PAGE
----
Harley lost in tsunami being returned to Japan


A Harley Davidson motorcycle swept away during the 2011 tsunami has washed up on a British Columbia shoreline. Canadians are raising money to return it to the owner, who lost almost everything, including three family members, in the disaster.


Joe Raedle

A Harley Davidson motorcycle lost in last year’s Japanese tsunami is being returned to its owner, who lost nearly everything – including three family members – in the disaster, Postmedia News reported.

A resident of remote Masset, British Columbia, Canada, found a Styrofoam-lined container with the rusted bike and some golf clubs inside that had washed ashore.

Through media reports, a Japanese representative of Harley Davidson traced the bike to Ikuo Yokoyama, 29, who lives in one of the area’s hardest hit by last year’s earthquake and tsunami.

"I'm pretty happy. I've been worried the whole time that something bad had happened to him. It's a major relief knowing he is OK," Peter Mark, who found the bike, told Postmedia. "I understand he lost a lot in the tsunami. My heart really goes out to the guy.”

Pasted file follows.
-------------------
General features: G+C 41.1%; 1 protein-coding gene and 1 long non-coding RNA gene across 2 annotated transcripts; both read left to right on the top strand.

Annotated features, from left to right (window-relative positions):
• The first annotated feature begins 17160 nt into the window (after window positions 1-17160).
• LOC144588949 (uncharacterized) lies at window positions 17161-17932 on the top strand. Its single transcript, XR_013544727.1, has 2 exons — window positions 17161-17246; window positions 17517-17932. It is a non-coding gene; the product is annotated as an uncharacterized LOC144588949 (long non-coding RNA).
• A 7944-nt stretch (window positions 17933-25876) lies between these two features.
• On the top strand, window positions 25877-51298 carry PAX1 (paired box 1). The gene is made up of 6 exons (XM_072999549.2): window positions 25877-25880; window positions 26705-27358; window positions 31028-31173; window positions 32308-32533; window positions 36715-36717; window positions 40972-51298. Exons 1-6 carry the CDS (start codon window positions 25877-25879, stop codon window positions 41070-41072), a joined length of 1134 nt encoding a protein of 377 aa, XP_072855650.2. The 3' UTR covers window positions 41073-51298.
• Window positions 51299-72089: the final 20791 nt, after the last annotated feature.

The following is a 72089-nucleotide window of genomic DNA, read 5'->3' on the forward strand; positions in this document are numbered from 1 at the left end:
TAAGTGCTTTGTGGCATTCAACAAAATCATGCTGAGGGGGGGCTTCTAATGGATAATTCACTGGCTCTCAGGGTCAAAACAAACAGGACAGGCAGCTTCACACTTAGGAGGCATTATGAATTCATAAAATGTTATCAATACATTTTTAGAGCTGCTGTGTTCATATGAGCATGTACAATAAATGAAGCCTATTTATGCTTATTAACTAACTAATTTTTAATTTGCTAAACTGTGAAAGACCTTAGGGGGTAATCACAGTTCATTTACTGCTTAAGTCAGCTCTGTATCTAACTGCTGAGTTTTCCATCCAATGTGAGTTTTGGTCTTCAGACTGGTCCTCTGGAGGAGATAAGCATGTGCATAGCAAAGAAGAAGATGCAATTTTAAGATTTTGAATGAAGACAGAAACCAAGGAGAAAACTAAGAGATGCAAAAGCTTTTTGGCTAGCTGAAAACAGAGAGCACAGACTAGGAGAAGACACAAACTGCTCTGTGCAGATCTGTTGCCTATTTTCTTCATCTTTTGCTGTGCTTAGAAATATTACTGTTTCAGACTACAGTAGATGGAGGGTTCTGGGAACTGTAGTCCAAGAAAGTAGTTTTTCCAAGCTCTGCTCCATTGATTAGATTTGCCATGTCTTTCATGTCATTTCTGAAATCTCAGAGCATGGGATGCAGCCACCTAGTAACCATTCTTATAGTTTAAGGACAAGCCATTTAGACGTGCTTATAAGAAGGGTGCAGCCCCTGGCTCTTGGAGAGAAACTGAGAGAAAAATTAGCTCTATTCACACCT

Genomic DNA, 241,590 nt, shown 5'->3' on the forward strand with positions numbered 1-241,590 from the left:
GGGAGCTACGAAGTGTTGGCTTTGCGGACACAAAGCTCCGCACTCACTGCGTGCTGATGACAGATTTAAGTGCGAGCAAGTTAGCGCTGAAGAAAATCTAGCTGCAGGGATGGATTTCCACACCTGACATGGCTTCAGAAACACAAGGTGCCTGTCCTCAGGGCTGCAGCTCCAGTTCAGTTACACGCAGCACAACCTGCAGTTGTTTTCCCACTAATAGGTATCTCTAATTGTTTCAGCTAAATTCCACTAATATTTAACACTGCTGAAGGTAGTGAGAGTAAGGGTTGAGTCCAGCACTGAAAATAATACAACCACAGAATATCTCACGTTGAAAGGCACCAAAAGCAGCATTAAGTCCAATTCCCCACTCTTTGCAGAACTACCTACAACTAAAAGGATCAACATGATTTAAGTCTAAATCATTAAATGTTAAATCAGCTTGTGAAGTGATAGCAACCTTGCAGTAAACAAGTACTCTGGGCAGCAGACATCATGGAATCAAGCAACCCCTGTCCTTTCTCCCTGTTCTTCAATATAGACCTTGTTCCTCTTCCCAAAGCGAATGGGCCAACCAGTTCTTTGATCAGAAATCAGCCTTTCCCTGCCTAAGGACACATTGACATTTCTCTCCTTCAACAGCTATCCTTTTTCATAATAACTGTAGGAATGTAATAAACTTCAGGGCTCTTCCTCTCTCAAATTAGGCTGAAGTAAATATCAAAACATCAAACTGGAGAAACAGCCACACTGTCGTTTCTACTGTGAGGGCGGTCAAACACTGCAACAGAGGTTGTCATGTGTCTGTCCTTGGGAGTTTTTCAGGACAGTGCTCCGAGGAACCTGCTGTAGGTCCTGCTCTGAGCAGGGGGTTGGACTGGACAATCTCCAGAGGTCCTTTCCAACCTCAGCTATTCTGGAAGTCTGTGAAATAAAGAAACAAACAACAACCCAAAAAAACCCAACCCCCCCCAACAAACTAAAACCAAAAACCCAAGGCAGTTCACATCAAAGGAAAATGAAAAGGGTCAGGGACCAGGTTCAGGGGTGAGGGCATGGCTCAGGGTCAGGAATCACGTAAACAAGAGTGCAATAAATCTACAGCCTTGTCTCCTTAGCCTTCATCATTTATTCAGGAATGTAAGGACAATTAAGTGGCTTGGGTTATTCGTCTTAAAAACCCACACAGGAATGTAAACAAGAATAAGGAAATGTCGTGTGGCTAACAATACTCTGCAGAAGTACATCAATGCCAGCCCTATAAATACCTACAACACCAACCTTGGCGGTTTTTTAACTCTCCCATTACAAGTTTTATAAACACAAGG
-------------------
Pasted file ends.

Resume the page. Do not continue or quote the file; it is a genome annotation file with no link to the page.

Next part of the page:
Masset is more than 4,000 miles away from Japan on Graham Island.

Yokoyama still lives in temporary housing in Miyagi prefecture (state), where 11,000 people died last year in the disaster, The Associated Press reported.

“This is unmistakably mine. It's miraculous,” Yokoyama said on Japanese TV, according to the AP.

"I would like to thank the man who found my bike in person, but because it's hard to do that, I'd like to thank him here right now," Yokoyama added in the TV interview, according to Postmedia.

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The tsunami swept millions of tons of debris into the Pacific Ocean, The Guardian reported. 

Much of it sank, but there’s still about 1.6 million tons on the surface, experts told The Guardian.

"It's going to bounce off the western shore of North America, swing back south and come back towards Hawaii and enter that big circular area called the North Pacific Garbage Patch," Bill Francis of the Algalita Marine Research Foundation told the Guardian. "I heard someone say it's like a big toilet that never flushes."

Canadians donated about $10,000 to return the Harley and restore it, Postmedia reported.

"He's lost his family members, but he's got something he probably felt very near and dear to actually coming back, and he'll be able to ride it once again,” Steve Drane, who owns a BC Harley dealership helping in the effort, told Postmedia.

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